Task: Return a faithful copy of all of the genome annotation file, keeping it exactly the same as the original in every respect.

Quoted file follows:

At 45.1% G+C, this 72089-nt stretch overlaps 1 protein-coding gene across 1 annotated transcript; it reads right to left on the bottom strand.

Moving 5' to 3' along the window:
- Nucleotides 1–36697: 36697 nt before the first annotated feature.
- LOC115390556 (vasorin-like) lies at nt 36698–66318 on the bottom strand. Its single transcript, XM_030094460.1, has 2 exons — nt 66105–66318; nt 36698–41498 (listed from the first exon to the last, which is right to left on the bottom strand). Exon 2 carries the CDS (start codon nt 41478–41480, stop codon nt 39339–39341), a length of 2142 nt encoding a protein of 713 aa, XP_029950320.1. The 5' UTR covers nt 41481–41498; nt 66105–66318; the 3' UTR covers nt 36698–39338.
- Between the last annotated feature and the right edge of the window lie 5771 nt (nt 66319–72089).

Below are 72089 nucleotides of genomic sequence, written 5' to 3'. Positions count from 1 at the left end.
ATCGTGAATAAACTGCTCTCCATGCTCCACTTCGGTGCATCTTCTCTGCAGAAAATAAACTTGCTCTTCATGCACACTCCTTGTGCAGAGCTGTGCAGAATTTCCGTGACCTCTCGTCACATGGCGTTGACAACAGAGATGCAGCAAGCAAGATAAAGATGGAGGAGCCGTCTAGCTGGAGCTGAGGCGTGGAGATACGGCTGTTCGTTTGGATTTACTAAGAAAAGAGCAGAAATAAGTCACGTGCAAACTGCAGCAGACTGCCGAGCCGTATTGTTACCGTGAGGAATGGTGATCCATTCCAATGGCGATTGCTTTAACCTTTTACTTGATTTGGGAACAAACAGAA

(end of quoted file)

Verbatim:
At 45.1% G+C, this 72089-nt stretch overlaps 1 protein-coding gene across 1 annotated transcript; it reads right to left on the bottom strand.

Moving 5' to 3' along the window:
- Nucleotides 1–36697: 36697 nt before the first annotated feature.
- LOC115390556 (vasorin-like) lies at nt 36698–66318 on the bottom strand. Its single transcript, XM_030094460.1, has 2 exons — nt 66105–66318; nt 36698–41498 (listed from the first exon to the last, which is right to left on the bottom strand). Exon 2 carries the CDS (start codon nt 41478–41480, stop codon nt 39339–39341), a length of 2142 nt encoding a protein of 713 aa, XP_029950320.1. The 5' UTR covers nt 41481–41498; nt 66105–66318; the 3' UTR covers nt 36698–39338.
- Between the last annotated feature and the right edge of the window lie 5771 nt (nt 66319–72089).

Below are 72089 nucleotides of genomic sequence, written 5' to 3'. Positions count from 1 at the left end.
ATCGTGAATAAACTGCTCTCCATGCTCCACTTCGGTGCATCTTCTCTGCAGAAAATAAACTTGCTCTTCATGCACACTCCTTGTGCAGAGCTGTGCAGAATTTCCGTGACCTCTCGTCACATGGCGTTGACAACAGAGATGCAGCAAGCAAGATAAAGATGGAGGAGCCGTCTAGCTGGAGCTGAGGCGTGGAGATACGGCTGTTCGTTTGGATTTACTAAGAAAAGAGCAGAAATAAGTCACGTGCAAACTGCAGCAGACTGCCGAGCCGTATTGTTACCGTGAGGAATGGTGATCCATTCCAATGGCGATTGCTTTAACCTTTTACTTGATTTGGGAACAAACAGAA